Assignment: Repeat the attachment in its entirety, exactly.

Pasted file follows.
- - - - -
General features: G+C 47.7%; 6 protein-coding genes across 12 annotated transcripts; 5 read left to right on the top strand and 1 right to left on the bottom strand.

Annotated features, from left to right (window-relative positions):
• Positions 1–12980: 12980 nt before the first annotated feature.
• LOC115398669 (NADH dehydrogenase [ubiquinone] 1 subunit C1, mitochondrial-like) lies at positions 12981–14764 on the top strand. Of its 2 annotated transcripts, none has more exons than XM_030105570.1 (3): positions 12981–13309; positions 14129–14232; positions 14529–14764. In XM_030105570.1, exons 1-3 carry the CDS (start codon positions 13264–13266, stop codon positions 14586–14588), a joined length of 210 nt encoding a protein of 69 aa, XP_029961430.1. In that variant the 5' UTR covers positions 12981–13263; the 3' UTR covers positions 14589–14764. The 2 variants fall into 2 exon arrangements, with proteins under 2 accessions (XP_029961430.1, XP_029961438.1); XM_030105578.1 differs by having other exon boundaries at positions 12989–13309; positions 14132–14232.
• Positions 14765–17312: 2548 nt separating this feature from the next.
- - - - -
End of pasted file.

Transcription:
General features: G+C 47.7%; 6 protein-coding genes across 12 annotated transcripts; 5 read left to right on the top strand and 1 right to left on the bottom strand.

Annotated features, from left to right (window-relative positions):
• Positions 1–12980: 12980 nt before the first annotated feature.
• LOC115398669 (NADH dehydrogenase [ubiquinone] 1 subunit C1, mitochondrial-like) lies at positions 12981–14764 on the top strand. Of its 2 annotated transcripts, none has more exons than XM_030105570.1 (3): positions 12981–13309; positions 14129–14232; positions 14529–14764. In XM_030105570.1, exons 1-3 carry the CDS (start codon positions 13264–13266, stop codon positions 14586–14588), a joined length of 210 nt encoding a protein of 69 aa, XP_029961430.1. In that variant the 5' UTR covers positions 12981–13263; the 3' UTR covers positions 14589–14764. The 2 variants fall into 2 exon arrangements, with proteins under 2 accessions (XP_029961430.1, XP_029961438.1); XM_030105578.1 differs by having other exon boundaries at positions 12989–13309; positions 14132–14232.
• Positions 14765–17312: 2548 nt separating this feature from the next.